Each year the Costume Institute at the Metropolitan Museum of Art in New York stages a major exhibition focusing on an specific era, brand, or theme. The Met’s 2011 exhibit, Alexander McQueen: Savage Beauty became the museum’s most viewed fashion collection of all time. Almost 700,000 visitors saw the exhibition during the three months it was on display, and the museum extended both the opening hours and the exhibition period to accommodate the high public demand.
Sadly, I did not make it to the Alexander McQueen exhibition; instead I found myself on the opposite coast at the Balenciaga in Spain exhibition at the de Young Museum, San Francisco. The exhibit focused on the impact that Spanish culture and history had on the work of Cristobal Balenciaga, and focused on six recurring themes in his work: Spanish art, regional dress, the Spanish Court, religious life and ceremony, the bullfight, and dance.
I had seen pictures and illustrations of some of the pieces on display, but they were even more breathtaking up close. The attention to detail and the use of colour and texture was remarkable, as was the quality of materials used – and all were displayed like precious works of art. My only criticism was the lack of movement; Balenciaga designed clothes to be worn, and subsequently, to move. For museum exhibitions of modern fashions, curators get around this problem by showing the original runway footage of a look in the display. When exhibiting clothing that was never caught on film, museums instead try to recreate the effect of movement. They achieve this with varying success, but sadly this touch was lacking in the Balenciaga exhibit. So should fashion be confined to the catwalk or enclosed in glass cases for all to see?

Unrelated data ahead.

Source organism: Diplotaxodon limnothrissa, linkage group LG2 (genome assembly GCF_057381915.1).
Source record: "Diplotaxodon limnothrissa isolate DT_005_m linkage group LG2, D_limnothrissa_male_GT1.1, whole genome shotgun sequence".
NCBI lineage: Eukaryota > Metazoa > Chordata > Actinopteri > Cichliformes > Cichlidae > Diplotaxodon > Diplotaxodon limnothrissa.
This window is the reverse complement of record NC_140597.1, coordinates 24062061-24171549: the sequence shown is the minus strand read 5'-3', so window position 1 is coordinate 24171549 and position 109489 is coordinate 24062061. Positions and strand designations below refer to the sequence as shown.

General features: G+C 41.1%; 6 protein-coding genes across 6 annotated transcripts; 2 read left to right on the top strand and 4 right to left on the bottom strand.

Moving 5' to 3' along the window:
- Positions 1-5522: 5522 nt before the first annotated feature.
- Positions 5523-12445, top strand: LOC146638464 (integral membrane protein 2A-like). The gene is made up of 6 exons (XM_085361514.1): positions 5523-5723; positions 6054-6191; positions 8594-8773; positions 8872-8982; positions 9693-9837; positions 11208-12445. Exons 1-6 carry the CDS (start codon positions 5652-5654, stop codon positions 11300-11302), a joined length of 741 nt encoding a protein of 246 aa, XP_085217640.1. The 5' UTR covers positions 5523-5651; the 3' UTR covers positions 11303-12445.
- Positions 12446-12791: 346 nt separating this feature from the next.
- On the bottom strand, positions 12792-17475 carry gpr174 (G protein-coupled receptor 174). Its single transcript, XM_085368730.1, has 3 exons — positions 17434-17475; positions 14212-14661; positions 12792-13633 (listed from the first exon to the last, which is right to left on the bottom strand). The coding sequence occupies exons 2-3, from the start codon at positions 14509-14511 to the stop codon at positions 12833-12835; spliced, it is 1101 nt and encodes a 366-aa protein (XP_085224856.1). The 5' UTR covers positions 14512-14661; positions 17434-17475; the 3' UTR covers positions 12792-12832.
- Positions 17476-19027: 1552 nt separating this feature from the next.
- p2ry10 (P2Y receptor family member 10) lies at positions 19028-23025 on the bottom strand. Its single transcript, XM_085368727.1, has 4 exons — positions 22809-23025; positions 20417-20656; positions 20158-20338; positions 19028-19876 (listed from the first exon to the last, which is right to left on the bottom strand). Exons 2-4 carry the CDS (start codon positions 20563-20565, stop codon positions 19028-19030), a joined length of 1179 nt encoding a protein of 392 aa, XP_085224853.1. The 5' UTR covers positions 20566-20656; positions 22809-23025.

Fashion as art is a growing trend and is hopefully one that all fashionistas will be able to enjoy at some point. The Met Costume Institute 2012 exhibit has just been announced as Elsa Schiaparelli and Miuccia Prada: On Fashion. I imagine this speaks for itself.
Image – Viva Vivanista